Myth: The /3GB switch lets me map one giant 3GB block of memory


Just because the virtual address space is 3GB doesn't mean that you can map one giant 3GB block of memory. The standard holes in the virtual address space are still there: 64K at the bottom, and 64K near the 2GB boundary.

Moreover, the system DLLs continue to load at their preferred virtual addresses which lie just below the 2GB boundary. The process heap and other typical process bookkeeping also take their bites out of your virtual address space.

As a result, even though the user-mode virtual address space is nearly 3GB, it is not the case that all of the available space is contiguous. The holes near the 2GB boundary prevent you from getting even 2GB of contiguous address space.

Some people may try to relocate the system DLLs to alternate addresses in order to create more room, but that won't work for multiple reasons. First, of course, is that it doesn't get rid of the 64K gap near the 2GB boundary. Second, the system allocates other items such as thread information blocks and the process environment variables before your program gets a chance to start running, so by the time your program gets around to allocating memory, the space it wanted may already have been claimed.

Third, the system really needs certain key DLLs to be loaded at the same address in all processes. For example, the syscall trap must reside at a fixed location so that the kernel-mode trap handler will recognize it as a valid syscall trap and not as an illegal instruction. The debugger requires this as well, so that it can use CreateRemoteThread to inject a breakpoint into the process when you tell it to break into the process you are debugging.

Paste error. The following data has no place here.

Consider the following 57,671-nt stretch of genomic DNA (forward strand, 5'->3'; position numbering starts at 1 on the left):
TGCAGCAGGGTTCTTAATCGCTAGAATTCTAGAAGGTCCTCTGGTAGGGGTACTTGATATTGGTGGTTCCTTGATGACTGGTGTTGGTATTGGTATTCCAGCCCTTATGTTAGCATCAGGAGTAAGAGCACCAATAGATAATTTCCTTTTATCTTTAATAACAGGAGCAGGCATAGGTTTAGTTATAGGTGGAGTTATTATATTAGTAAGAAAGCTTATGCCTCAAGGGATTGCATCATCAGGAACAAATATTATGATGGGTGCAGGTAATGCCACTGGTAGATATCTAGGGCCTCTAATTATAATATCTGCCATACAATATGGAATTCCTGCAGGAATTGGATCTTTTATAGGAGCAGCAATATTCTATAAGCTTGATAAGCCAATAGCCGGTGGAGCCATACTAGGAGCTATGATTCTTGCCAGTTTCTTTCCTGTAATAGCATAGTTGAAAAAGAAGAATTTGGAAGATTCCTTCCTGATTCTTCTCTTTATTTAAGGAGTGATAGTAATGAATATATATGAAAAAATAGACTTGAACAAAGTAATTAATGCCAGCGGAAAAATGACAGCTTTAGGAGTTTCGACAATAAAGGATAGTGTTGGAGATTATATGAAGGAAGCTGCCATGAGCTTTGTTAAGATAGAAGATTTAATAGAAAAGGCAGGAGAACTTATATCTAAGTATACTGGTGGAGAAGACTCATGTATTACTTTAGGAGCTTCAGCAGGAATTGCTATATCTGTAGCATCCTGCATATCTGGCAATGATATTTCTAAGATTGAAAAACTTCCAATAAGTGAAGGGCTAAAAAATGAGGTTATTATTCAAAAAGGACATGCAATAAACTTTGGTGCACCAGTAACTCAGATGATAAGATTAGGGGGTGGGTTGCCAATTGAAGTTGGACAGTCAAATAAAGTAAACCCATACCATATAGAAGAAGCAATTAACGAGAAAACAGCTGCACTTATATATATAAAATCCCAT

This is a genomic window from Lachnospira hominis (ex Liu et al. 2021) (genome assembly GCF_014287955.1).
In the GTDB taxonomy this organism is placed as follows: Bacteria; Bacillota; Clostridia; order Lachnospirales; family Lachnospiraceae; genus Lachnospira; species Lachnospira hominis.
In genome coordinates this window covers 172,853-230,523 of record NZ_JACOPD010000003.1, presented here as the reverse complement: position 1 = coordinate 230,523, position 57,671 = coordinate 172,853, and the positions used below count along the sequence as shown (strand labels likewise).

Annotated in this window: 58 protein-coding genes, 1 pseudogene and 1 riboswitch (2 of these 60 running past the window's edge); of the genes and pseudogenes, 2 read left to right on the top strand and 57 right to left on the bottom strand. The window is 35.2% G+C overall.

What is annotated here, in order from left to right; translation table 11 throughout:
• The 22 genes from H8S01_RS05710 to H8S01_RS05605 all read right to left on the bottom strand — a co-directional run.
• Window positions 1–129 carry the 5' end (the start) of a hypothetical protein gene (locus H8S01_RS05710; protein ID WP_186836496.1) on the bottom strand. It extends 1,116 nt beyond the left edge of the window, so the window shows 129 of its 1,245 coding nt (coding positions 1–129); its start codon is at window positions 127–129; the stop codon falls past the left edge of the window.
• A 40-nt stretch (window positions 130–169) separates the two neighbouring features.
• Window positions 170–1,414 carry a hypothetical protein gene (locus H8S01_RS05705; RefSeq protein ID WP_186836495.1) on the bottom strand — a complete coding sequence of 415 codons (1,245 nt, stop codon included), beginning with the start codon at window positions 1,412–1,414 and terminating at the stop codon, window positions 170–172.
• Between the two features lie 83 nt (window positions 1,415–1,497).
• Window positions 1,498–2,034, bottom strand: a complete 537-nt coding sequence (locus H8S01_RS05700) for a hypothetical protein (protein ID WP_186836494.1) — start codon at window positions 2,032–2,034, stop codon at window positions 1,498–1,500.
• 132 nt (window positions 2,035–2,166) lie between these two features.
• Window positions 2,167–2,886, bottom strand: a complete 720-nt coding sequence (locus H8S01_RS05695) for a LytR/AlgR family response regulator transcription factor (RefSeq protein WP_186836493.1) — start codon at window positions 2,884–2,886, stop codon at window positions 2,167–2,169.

Comments (20)
  1. Anonymous says:

    "Third, the system really needs certain key DLLs to be loaded at the same address in all processes. For example, the syscall trap must reside at a fixed location so that the kernel-mode trap handler will recognize it as a valid syscall trap "

    The handler can’t look for two addresses instead of one?

    It’s still not clear to me why the top bad pointer catching hole can’t be removed entirely (the reason for it to exist no longer makes so much sense with a 3 GiB address space), and why system .dlls can’t be loaded at just below 3 GiB. Indeed, it’s not clear why they can’t be loaded at just below 3 GiB even for 2 GiB applications.

    Of course, it’s still not going to stop boneheaded third-party hook libraries loading at somewhere idiotic like 256 or 512 MiB thereby leaving the address space horribly fragmented before we’ve even begun.

    And even Windows itself is pretty crappy in this regard, as various system libraries will load as low as about 1.5 GiB.

    It’s a wonder the CLR manages to load as often as it does.

  2. Anonymous says:

    You seriously do not want to slow down the syscall code path. That is critical to system performance. I’ll try to remember tell a story about syscall performance later.

  3. Anonymous says:

    As Skywing noted, there’s more than one ‘fixed address’ in ntdll.

    http://weblogs.asp.net/oldnewthing/archive/2004/08/12/213468.aspx#215160

    See remarks there for other considerations (like the enormouse cost of rebasing).

  4. Anonymous says:

    (Notice that Pietrek didn’t measure the memory cost, only the speed cost.)

    Sure all of these things could have been done, I’m not denying that. But you have to balance the benefit (to a comparatively limited set of programs) against the cost (lots of changes in the kernel that affect all programs) and the schedule (time spent doing this is time not spent doing something else). Somebody did that balance and decided that in the grand scheme of things, the benefit did not outweigh the cost.

    (Indeed, the Win95 team implemented rebasing in an entirely different way which is focused on minimizing memory requirements. Different teams have different design priorities.)

  5. Anonymous says:

    As an idea for a article, could you lay out the various "special" virtual addresses in a win32 application? I for one had no idea what the "64K gap around 2GB" was for.

  6. Anonymous says:

    Raymond covered this issue here <http://weblogs.asp.net/oldnewthing/archive/2003/10/08/55239.aspx&gt;

    It’s a workaround for an artifact of how you build a 32-bit address on Alpha processors.

  7. Anonymous says: